According to Clarke this is the reason why we free human person creatures, who are locked into the passage of time, cannot with any certainty know free future actions. But how then can God know free future actions, which sacred religious texts of all religious traditions, including Christianity, constantly assert?

God Knows the Future But Not as Future

Clarke says St. Thomas is uncompromising. Aquinas reminds us that God is timeless, entirely outside the flow of our time and all times. God is immutable and therefore cannot be affected by time which is based on some process of successive change. God exists in an eternal NOW.

In the eternal NOW that is God, God is present to every real event or being as it actually happens. Therefore God is present to every real event or being as Aquinas says, “in its presentiality.” Contrast that with us human creatures, stuck in the successive flow of earthly time. For us, things will happen in the future to us.

But omniscience is different. God does not see anything beforehand.  God does not (and cannot!) foresee anything, despite all our God-talk and Scriptures. Rather, God sees all as it actually takes place. There is no past or future for God, despite God knowing when things happen for us human creatures stuck in successive change. Clarke and Aquinas hold that God is never absent to anything. God is ever the Present One to all things, and especially to us free creatures.

Why Omniscience Must Be So

Clarke demands this must be so. He claims it should be obvious why. God cannot know something not yet existent at all. This is because nothing can actually be or become real unless God actually works with it to make it real and able to carry on its action. But God’s real action can only be in the real present. God cannot have real action on a non-existent future. And you can’t be ignorant of no thing, can you? So this doesn’t make God ignorant.

Clarke invites us to consider what it would be like for God to know all the future beforehand including our free future decisions. Clarke says that it would be terribly useless to know it because then things would be unalterably fixed. Our fates would be sealed and could not be changed—otherwise it would be false knowledge!

Clarke says that if God did know all the future now (via a passive spectator knowledge), then it would be impossible for God to exercise any providence whatsoever! This is because everything would already be unchangeable, fixed without God’s active cooperation with us that can only be in a real now. Clarke teaches that this amounts to absurdity. How could God see God’s self-working in the future when God is not actually do it?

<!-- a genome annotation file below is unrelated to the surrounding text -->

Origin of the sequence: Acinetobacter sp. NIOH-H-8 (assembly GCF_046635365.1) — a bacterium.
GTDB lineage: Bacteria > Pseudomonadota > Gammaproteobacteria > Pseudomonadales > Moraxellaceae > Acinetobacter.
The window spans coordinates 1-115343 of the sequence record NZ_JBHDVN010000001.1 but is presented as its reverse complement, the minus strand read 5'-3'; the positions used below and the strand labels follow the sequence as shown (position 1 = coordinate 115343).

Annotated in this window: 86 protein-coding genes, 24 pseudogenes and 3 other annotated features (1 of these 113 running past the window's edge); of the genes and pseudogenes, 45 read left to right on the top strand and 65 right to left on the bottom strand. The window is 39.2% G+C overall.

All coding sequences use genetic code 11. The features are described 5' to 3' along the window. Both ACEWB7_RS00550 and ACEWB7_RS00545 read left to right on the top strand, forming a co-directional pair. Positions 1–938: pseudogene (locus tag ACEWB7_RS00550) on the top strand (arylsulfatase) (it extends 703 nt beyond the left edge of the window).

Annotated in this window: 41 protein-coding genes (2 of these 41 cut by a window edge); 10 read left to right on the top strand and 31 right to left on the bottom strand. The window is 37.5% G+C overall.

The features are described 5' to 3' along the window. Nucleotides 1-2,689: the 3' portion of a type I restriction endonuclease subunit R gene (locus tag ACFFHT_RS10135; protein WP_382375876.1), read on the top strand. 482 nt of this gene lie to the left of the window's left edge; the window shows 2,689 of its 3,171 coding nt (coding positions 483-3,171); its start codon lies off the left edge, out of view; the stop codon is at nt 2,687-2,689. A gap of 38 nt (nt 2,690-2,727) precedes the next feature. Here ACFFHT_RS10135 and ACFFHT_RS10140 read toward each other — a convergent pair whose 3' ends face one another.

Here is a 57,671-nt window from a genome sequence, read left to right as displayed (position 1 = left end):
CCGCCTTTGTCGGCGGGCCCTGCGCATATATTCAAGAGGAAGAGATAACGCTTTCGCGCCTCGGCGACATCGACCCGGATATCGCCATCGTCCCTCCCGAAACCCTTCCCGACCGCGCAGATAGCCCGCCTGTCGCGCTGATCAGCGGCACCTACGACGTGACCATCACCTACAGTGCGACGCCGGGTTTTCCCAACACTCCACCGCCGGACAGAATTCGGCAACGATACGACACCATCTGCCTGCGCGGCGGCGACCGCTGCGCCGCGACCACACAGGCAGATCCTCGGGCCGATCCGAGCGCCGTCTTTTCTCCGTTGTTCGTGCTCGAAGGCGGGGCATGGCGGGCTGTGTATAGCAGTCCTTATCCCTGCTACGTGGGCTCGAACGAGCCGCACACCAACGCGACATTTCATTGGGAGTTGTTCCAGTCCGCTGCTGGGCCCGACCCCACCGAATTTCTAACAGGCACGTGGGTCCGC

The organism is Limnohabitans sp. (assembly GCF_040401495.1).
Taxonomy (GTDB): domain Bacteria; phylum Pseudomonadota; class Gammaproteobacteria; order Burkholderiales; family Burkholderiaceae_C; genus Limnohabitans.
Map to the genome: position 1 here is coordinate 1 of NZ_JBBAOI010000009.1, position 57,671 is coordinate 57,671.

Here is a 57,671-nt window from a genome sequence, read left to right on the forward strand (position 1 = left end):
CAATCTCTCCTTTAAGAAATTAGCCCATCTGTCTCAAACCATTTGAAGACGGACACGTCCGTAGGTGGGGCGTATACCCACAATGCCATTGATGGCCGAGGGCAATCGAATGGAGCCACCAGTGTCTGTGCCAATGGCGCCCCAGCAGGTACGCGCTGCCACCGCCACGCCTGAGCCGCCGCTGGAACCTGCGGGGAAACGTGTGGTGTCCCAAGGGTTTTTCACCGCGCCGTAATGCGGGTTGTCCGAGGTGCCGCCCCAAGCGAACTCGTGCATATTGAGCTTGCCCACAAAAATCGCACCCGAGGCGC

God’s a jazz player, folks. God improvises, creatively adjusting things instantaneously without needing any time. God works with us in our present—that’s providence. History unfolds and our free undetermined choices play out in consequences. We co-author the music of our lives with God in our irreducible yeses and no’s. God takes up the notes, sour and sweet, and plays out God’s Jazz and Blues, improvising creatively. It’s all God’s work and being, but it happens in our yes or no.

Omniscience and the Divine Plan

Is there any plan then? Sure (analogy alert!). We free human persons can say God “plans out things” for us “ahead of time” by our perspective. Clarke says the great objectives and divine interventions in world history do play out. But he also says that the personal details depend on our free responses. These are not determined except by God cooperating with us in our present.

Think about that and you will understand the Catholic theology of vocation differently. You may have to change many ideas. The dance that is your life is not determined—it is not yet danced. The song that your life is not determined—it has not yet been sung. Nowhere ahead of time, before it happens, is there a complete script of our lives written! And that was true of Satan and Judas and Hitler before their choices, dances, and songs. The script is being written only as it actually happens, by God and ourselves working it out together in our ongoing now’s.

Clarke says disturbing false problems can be dumped by this rigorously existence-based Thomistic theory of divine foreknowledge. Have you ever thought: “If God foresaw Judas betraying Jesus, then, why did he bother creating him in the first place?” Or this: “If God foresaw me going to Hell, then why did he create me?” And W. Norris Clarke responds: “If God actually foresaw this happening, it would be too late not to create; then his foreknowledge would be false!”

According to Clarke, only if God first risks by creating you (or Satan, or Judas, etc.), can God know what will happen to you (or Satan, or Judas, etc.). God must do all the work in your yeses and no’s all the way through till the very end. God can nonviolently invite you into the right direction, and will. However, final outcome is determined only by your last free choices at the end. God, again, is always present, but as Clarke explains, “only in the immanent order in which they actually occur existentially.”